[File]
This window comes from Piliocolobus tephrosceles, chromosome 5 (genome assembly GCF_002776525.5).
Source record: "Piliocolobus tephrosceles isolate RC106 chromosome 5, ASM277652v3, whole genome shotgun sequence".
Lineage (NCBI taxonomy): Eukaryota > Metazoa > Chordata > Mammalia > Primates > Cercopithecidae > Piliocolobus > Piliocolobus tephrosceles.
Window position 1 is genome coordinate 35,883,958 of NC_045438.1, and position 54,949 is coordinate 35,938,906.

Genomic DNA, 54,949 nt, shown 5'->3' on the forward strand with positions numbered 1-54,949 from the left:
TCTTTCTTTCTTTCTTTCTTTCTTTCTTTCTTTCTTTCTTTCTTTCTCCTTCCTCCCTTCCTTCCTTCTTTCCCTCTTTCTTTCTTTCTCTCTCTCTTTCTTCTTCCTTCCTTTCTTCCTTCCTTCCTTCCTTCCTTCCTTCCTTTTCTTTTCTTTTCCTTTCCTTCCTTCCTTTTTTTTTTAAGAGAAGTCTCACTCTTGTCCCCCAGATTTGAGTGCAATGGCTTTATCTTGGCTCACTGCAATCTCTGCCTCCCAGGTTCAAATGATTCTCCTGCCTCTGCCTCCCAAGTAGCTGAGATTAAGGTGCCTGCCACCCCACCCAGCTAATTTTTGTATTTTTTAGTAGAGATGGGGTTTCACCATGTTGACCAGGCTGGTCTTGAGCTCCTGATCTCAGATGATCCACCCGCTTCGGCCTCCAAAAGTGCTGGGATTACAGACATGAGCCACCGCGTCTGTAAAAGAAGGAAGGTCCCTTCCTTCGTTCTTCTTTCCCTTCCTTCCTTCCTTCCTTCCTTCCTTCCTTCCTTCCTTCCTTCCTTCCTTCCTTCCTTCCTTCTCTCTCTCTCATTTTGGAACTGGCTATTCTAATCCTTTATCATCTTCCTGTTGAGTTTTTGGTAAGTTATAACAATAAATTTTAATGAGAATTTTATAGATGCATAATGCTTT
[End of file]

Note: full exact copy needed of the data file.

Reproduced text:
This window comes from Piliocolobus tephrosceles, chromosome 5 (genome assembly GCF_002776525.5).
Source record: "Piliocolobus tephrosceles isolate RC106 chromosome 5, ASM277652v3, whole genome shotgun sequence".
Lineage (NCBI taxonomy): Eukaryota > Metazoa > Chordata > Mammalia > Primates > Cercopithecidae > Piliocolobus > Piliocolobus tephrosceles.
Window position 1 is genome coordinate 35,883,958 of NC_045438.1, and position 54,949 is coordinate 35,938,906.

Genomic DNA, 54,949 nt, shown 5'->3' on the forward strand with positions numbered 1-54,949 from the left:
TCTTTCTTTCTTTCTTTCTTTCTTTCTTTCTTTCTTTCTTTCTTTCTCCTTCCTCCCTTCCTTCCTTCTTTCCCTCTTTCTTTCTTTCTCTCTCTCTTTCTTCTTCCTTCCTTTCTTCCTTCCTTCCTTCCTTCCTTCCTTCCTTTTCTTTTCTTTTCCTTTCCTTCCTTCCTTTTTTTTTTAAGAGAAGTCTCACTCTTGTCCCCCAGATTTGAGTGCAATGGCTTTATCTTGGCTCACTGCAATCTCTGCCTCCCAGGTTCAAATGATTCTCCTGCCTCTGCCTCCCAAGTAGCTGAGATTAAGGTGCCTGCCACCCCACCCAGCTAATTTTTGTATTTTTTAGTAGAGATGGGGTTTCACCATGTTGACCAGGCTGGTCTTGAGCTCCTGATCTCAGATGATCCACCCGCTTCGGCCTCCAAAAGTGCTGGGATTACAGACATGAGCCACCGCGTCTGTAAAAGAAGGAAGGTCCCTTCCTTCGTTCTTCTTTCCCTTCCTTCCTTCCTTCCTTCCTTCCTTCCTTCCTTCCTTCCTTCCTTCCTTCCTTCCTTCCTTCTCTCTCTCTCATTTTGGAACTGGCTATTCTAATCCTTTATCATCTTCCTGTTGAGTTTTTGGTAAGTTATAACAATAAATTTTAATGAGAATTTTATAGATGCATAATGCTTT